Washington (AFP) July 20, 2009
As the world marked the 40th anniversary of the first lunar landing Monday, astronauts urged Americans to take inspiration from the Apollo program and go back to the moon and beyond, to Mars.
"We need to go back to the moon," Eugene Cernan, who was the last man to walk on the moon as part of the Apollo 17 mission in 1972, told a news conference held with half a dozen other astronauts from the Apollo program.
"We need to learn a bit more about what we think we know already, we need to establish bases, put new telescopes on the moon, get prepared to go to Mars. Because the ultimate goal is to go to Mars," Cernan said.
James Lovell, who flew on Apollo 8 the first to circle the moon, and Apollo 13, which transmitted the words "Houston, we have a problem" after losing much of its power and water 200,000 miles from Earth, called Mars "the other moon."
Mars was a tangible goal that could rekindle public enthusiasm for manned space flight, he said.
"People had been thinking about going to the moon for hundreds of years and suddenly last century, that became a reality," said Lovell.
"Every time someone walked outside and saw the moon -- that was the goal we were striving for," he said.
The excitement surrounding the Apollo missions was ratcheted up because of the space race with the Soviet Union, said Lovell.
"That challenge is not there any more. It's hard to recreate, which is why I think some of us are saying Mars is good to do: it's the other moon," he said.
An estimated 500 million people crowded round televisions and radios to watch Neil Armstrong step out of the Apollo 11 lunar lander onto the the moon's Sea of Tranquility and declare on July 20, 1969: "That's one small step for man, one giant leap for mankind."
But the goal set by former president George W. Bush to put astronauts back on the moon by 2020 and fly on to Mars under the Constellation project is increasingly in doubt -- largely because the costs are prohibitive, especially amid such economic hardship.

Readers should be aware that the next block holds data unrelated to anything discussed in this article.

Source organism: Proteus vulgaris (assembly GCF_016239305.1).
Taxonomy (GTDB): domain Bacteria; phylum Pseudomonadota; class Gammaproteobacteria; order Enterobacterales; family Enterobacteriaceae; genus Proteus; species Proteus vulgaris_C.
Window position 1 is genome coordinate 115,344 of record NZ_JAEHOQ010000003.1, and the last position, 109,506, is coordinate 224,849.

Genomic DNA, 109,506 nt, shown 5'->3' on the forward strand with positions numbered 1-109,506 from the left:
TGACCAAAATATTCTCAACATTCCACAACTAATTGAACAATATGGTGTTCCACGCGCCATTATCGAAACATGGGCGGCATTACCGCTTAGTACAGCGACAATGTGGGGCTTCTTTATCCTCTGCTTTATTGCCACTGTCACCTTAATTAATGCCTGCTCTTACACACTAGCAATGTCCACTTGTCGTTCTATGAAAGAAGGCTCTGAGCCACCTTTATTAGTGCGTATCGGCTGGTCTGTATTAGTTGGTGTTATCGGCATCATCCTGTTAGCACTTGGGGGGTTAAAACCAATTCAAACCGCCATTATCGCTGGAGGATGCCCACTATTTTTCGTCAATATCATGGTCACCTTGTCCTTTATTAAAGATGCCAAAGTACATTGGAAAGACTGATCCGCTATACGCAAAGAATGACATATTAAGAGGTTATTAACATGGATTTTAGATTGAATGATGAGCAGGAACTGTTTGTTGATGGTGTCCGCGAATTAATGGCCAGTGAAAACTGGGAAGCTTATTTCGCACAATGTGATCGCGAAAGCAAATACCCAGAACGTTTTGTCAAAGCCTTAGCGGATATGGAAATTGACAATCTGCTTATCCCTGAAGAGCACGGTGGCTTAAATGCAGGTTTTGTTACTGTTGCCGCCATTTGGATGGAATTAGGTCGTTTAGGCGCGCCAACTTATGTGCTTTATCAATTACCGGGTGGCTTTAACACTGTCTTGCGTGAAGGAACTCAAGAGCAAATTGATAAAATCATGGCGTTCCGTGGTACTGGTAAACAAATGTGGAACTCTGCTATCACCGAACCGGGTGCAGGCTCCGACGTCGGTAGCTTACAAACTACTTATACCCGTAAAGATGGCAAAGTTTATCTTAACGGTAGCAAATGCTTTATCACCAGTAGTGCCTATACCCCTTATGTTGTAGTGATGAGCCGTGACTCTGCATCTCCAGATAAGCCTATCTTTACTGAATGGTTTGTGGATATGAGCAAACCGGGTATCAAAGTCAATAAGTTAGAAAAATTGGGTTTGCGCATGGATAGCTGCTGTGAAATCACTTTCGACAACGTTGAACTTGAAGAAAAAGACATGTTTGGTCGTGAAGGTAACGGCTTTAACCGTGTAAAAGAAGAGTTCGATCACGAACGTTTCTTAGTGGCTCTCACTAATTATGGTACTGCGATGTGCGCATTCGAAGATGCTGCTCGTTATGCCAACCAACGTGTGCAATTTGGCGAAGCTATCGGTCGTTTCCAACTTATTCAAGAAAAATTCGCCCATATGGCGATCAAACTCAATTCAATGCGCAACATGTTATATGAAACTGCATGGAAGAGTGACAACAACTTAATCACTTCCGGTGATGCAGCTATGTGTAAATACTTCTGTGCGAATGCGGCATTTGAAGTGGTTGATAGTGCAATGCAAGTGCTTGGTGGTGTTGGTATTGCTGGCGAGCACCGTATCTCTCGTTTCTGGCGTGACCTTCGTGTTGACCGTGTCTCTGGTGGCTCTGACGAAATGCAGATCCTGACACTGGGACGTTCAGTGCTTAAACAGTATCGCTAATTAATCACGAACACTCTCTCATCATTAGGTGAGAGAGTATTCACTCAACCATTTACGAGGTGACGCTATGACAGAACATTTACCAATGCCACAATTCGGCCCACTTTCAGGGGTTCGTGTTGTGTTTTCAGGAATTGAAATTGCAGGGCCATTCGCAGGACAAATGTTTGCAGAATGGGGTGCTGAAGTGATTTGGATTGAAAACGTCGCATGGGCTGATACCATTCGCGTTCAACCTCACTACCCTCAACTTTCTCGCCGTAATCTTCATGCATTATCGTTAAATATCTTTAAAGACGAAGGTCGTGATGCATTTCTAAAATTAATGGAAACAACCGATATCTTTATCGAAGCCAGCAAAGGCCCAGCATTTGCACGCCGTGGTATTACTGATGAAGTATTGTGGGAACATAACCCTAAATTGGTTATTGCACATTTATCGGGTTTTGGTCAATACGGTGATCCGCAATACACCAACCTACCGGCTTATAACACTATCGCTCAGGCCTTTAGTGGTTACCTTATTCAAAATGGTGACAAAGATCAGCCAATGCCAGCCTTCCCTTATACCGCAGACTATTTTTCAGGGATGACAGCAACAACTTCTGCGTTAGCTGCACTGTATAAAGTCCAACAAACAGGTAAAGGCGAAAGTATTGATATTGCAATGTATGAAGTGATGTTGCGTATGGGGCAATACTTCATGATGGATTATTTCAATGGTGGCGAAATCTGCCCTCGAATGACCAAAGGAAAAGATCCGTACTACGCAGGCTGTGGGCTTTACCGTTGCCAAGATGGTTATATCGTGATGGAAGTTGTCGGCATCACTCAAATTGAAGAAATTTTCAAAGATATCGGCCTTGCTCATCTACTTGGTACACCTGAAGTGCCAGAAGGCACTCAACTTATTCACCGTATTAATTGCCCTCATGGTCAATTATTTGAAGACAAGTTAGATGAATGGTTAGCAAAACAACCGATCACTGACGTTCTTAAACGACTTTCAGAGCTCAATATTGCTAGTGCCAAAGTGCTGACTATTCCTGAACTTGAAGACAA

The cost of Constellation has been put at about 150 billion dollars, but estimates for the Ares I launcher to put the project into orbit have skyrocketed from 26 billion dollars (18.2 billion euros) in 2006 to 44 billion dollars last year.
President Barack Obama has ordered a close examination of the program, and a blue-ribbon panel of experts headed by former Lockheed Martin CEO Norman Augustine is due to issue recommendations in late August.
The future of manned space flight was likely to come up at a meeting later Monday between Obama and Apollo 11 crew, including Edwin "Buzz" Aldrin, the second man to walk on the moon.
At Monday's news conference Aldrin called for a bold resumption of the US space exploration program, with Mars as the goal.
"There may be life on Mars and if there is, it's damn sure we ought to go there and look at it," Aldrin said.
"When we get there, if we don't find any life on Mars, from that point on there will be life on Mars because we'll bring it there, whether it's germs and leftover urine bags, whatever it is," he said.
Cernan chided Americans for turning into a society that shuns risk-taking, calling off some space missions because there is "no safe-haven" if things go wrong.
"We need to get back to the point where we are no longer a risk-averse society. There are some things that are worth risking your life for," he said.
Although the Apollo program was stopped in the 1970s, Cernan said he nevertheless had expected man to return to the moon and go on to Mars by the year 2000.
"I kept saying it's not the end. It's the beginning, and I really believed we'd be back on the moon by the end of that decade and on our way to Mars by the turn of the century," he said.
"My glass has been half empty for three decades at least," he said.
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